For them to be effective, you need to figure out what type of stains your carpet has. If it is greasy like oils for cooking, body, automotive or moisturizing, use grease-based stain removal products.

If the stains are acid-based like coffee or urine, your choices are oil-based or acid-based products. In oil-based, the stains are dissolved, while in acid-based, the chemical quality of the spots are changed in order to make them easy to remove.

If you are not certain on the type of stain your carpet has, choose the all-purpose type of carpet stain removal product.

In all your undertakings, it is best to test the carpet stain removal product in a corner of the carpet or in any out-of-the-way area of the carpet, lest, you may risk creating a faded spot that may look more hideous than the stain itself.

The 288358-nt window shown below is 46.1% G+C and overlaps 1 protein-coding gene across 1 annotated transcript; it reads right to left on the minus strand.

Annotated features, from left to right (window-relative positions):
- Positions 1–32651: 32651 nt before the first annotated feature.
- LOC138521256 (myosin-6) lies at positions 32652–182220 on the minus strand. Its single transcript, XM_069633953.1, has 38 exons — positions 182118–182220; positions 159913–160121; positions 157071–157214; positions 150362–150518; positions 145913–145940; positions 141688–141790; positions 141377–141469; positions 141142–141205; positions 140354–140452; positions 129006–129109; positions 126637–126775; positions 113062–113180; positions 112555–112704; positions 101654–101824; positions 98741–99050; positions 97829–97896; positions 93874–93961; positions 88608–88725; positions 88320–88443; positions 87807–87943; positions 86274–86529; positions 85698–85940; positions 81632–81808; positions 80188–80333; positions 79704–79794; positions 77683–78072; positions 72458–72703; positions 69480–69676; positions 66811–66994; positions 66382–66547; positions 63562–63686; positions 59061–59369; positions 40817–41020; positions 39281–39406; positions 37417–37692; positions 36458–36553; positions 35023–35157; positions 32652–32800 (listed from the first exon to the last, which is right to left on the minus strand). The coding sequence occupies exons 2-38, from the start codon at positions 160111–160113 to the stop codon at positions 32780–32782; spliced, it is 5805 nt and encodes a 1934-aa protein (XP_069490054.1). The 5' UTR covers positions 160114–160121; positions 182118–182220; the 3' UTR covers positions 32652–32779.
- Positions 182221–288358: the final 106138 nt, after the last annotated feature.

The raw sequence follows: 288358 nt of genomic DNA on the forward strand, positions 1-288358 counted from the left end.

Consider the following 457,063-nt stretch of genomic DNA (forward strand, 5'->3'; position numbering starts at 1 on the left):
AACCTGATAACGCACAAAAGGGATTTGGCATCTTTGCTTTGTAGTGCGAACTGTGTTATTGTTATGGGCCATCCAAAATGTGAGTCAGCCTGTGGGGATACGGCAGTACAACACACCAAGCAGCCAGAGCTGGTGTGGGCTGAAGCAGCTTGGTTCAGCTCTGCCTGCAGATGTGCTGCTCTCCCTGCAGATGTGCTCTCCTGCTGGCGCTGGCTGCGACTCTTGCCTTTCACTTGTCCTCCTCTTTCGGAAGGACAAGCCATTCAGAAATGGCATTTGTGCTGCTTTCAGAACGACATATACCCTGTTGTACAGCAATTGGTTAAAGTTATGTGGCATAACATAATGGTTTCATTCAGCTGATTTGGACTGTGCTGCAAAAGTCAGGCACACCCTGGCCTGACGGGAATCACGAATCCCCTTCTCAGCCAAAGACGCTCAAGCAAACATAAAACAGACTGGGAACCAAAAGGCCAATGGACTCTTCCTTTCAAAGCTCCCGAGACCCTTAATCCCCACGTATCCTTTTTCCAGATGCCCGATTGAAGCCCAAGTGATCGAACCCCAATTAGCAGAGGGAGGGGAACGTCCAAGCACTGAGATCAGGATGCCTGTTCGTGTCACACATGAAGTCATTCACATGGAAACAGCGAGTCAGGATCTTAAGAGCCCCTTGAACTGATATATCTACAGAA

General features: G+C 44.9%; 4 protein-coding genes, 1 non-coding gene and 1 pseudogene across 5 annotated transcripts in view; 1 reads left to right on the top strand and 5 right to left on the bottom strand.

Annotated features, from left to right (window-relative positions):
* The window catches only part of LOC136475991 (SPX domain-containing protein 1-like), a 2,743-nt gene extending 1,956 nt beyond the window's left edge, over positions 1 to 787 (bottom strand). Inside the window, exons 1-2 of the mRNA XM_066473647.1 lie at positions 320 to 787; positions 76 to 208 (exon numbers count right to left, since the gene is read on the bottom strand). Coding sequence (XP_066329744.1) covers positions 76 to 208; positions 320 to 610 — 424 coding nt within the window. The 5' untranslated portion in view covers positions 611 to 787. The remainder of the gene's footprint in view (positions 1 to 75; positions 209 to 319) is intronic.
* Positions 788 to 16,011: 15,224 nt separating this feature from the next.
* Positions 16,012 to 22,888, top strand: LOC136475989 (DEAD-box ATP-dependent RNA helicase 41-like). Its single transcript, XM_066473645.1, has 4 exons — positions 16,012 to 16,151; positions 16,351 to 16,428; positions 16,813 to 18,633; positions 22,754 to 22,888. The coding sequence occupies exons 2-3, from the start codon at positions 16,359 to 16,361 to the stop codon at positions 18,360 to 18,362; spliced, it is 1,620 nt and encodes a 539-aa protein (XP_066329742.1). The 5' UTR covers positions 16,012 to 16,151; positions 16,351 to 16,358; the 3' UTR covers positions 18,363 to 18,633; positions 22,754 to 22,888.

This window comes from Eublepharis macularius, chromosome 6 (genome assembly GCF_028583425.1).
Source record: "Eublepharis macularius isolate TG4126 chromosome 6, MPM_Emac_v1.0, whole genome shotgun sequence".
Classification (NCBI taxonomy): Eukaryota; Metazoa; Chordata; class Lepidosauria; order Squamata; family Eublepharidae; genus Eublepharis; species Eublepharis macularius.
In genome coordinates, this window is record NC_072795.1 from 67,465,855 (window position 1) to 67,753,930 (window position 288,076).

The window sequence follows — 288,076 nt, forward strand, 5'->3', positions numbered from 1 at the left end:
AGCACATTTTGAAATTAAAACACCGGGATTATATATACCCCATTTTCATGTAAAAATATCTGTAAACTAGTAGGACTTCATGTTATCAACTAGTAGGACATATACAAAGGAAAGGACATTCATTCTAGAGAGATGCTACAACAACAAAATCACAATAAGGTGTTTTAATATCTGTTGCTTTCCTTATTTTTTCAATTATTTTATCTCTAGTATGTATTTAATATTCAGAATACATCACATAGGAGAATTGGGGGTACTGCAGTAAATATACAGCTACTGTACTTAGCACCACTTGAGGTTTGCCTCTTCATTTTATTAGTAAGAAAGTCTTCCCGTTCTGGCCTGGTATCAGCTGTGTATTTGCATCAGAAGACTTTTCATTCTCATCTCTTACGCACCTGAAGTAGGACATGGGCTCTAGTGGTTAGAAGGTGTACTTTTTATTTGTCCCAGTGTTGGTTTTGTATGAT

by Rudy Silva


Financial tips for new graduates

Financial%20tips%20for%20new%20graduates If you are a new graduate, a college degree is just the first step in the new direction your life will be taking. A new career, potentially a new community to live in and a bit of cash in your pocket to spend - there are a lot of changes happening.

College graduates carry an average of $25,250 in student loan debt, according to The Project on Student Debt, by The Institute for College Access and Success. Compiled with this debt are the potential expenses of job searching, moving, a professional wardrobe and a new car or bus pass. But receiving that first paycheck - and subsequent paychecks - can lead to bad financial management if not properly handled, says John Vaccaro, senior vice president from Massachusetts Mutual Life Insurance Company (MassMutual).